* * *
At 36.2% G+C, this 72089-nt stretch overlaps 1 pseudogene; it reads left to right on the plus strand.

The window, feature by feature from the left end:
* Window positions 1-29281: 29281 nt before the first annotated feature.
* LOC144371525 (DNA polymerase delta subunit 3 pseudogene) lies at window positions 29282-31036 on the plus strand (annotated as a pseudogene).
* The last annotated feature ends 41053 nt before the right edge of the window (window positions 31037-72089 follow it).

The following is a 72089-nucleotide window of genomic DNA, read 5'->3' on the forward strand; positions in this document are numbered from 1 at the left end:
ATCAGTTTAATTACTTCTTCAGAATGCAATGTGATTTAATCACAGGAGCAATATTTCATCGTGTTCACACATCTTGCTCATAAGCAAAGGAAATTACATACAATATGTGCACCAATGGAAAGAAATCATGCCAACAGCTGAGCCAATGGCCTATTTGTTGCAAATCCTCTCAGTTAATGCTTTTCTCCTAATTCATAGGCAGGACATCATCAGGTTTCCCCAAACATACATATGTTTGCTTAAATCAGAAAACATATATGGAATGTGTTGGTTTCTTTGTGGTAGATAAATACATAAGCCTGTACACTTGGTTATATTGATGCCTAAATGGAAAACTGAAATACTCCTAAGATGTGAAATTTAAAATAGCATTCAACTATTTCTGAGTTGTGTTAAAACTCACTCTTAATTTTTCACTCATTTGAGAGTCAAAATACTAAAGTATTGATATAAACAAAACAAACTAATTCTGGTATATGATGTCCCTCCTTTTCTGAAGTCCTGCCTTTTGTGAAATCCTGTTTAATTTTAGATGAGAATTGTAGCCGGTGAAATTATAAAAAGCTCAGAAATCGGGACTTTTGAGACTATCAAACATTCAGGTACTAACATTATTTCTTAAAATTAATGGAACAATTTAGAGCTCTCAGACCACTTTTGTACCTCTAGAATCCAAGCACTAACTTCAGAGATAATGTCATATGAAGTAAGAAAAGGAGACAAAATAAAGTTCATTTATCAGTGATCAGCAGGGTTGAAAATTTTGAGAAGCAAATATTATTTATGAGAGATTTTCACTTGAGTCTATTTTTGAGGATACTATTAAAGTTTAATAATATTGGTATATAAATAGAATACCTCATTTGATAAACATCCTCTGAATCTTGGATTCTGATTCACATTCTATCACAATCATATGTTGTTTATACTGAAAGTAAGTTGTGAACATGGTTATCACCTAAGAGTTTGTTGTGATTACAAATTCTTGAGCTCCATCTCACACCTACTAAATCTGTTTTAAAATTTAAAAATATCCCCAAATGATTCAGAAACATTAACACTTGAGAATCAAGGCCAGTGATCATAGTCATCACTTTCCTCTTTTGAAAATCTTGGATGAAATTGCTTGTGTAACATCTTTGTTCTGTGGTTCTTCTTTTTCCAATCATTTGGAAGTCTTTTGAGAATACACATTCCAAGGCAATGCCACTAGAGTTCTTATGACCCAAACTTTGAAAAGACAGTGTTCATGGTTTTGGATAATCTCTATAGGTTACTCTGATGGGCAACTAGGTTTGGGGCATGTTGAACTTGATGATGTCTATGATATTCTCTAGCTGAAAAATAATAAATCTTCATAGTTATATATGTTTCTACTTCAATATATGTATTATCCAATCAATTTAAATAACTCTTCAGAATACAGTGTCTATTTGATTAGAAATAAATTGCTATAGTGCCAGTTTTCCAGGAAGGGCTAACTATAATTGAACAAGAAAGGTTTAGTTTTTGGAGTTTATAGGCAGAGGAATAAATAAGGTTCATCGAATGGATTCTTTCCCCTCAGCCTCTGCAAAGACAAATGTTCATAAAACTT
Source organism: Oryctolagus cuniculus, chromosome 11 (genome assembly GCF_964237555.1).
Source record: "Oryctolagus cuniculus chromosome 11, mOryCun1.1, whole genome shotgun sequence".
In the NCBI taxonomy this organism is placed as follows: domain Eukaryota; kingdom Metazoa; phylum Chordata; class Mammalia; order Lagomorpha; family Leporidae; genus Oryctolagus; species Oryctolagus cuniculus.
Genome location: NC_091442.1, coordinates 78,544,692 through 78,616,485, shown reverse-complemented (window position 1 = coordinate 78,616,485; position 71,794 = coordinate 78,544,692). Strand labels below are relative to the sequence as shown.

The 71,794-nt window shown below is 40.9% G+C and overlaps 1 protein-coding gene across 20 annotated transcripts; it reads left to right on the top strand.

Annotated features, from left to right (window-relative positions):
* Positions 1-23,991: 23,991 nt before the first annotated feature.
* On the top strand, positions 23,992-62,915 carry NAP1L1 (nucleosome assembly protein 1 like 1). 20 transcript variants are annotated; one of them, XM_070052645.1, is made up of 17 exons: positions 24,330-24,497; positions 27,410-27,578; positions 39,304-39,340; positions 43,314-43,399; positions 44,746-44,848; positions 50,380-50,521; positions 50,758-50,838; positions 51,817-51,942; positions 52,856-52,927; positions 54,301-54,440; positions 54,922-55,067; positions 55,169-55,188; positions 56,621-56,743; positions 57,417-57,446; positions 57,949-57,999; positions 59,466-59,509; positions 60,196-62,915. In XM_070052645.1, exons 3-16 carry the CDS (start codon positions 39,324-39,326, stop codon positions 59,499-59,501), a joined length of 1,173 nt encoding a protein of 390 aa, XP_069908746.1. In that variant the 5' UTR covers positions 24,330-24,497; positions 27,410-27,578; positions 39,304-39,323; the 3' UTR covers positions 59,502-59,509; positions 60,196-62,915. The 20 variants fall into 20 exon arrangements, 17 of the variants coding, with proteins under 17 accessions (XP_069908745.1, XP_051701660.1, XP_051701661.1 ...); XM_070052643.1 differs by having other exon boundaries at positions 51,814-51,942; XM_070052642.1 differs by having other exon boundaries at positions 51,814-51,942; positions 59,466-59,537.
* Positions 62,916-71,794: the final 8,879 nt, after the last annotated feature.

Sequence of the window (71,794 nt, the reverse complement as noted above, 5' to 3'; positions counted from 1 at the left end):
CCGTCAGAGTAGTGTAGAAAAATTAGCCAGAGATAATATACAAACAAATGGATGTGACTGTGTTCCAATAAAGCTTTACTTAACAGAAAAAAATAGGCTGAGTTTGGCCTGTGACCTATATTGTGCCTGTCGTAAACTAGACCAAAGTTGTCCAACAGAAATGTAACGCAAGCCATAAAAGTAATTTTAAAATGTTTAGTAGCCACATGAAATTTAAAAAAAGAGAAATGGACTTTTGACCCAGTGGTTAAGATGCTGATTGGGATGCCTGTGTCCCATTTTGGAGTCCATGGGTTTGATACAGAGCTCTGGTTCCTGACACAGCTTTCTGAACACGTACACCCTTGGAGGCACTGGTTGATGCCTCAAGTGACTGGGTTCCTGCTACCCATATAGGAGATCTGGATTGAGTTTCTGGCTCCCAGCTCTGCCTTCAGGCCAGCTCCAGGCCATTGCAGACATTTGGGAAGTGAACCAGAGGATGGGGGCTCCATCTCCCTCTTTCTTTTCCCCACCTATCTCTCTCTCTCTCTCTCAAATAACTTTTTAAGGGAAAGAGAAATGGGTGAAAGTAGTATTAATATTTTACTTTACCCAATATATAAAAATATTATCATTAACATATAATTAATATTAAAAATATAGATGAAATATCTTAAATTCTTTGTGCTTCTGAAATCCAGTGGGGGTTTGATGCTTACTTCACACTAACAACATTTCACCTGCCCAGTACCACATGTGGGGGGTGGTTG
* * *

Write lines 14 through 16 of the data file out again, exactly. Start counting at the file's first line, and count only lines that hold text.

* Positions 1-23,991: 23,991 nt before the first annotated feature.
* On the top strand, positions 23,992-62,915 carry NAP1L1 (nucleosome assembly protein 1 like 1). 20 transcript variants are annotated; one of them, XM_070052645.1, is made up of 17 exons: positions 24,330-24,497; positions 27,410-27,578; positions 39,304-39,340; positions 43,314-43,399; positions 44,746-44,848; positions 50,380-50,521; positions 50,758-50,838; positions 51,817-51,942; positions 52,856-52,927; positions 54,301-54,440; positions 54,922-55,067; positions 55,169-55,188; positions 56,621-56,743; positions 57,417-57,446; positions 57,949-57,999; positions 59,466-59,509; positions 60,196-62,915. In XM_070052645.1, exons 3-16 carry the CDS (start codon positions 39,324-39,326, stop codon positions 59,499-59,501), a joined length of 1,173 nt encoding a protein of 390 aa, XP_069908746.1. In that variant the 5' UTR covers positions 24,330-24,497; positions 27,410-27,578; positions 39,304-39,323; the 3' UTR covers positions 59,502-59,509; positions 60,196-62,915. The 20 variants fall into 20 exon arrangements, 17 of the variants coding, with proteins under 17 accessions (XP_069908745.1, XP_051701660.1, XP_051701661.1 ...); XM_070052643.1 differs by having other exon boundaries at positions 51,814-51,942; XM_070052642.1 differs by having other exon boundaries at positions 51,814-51,942; positions 59,466-59,537.
* Positions 62,916-71,794: the final 8,879 nt, after the last annotated feature.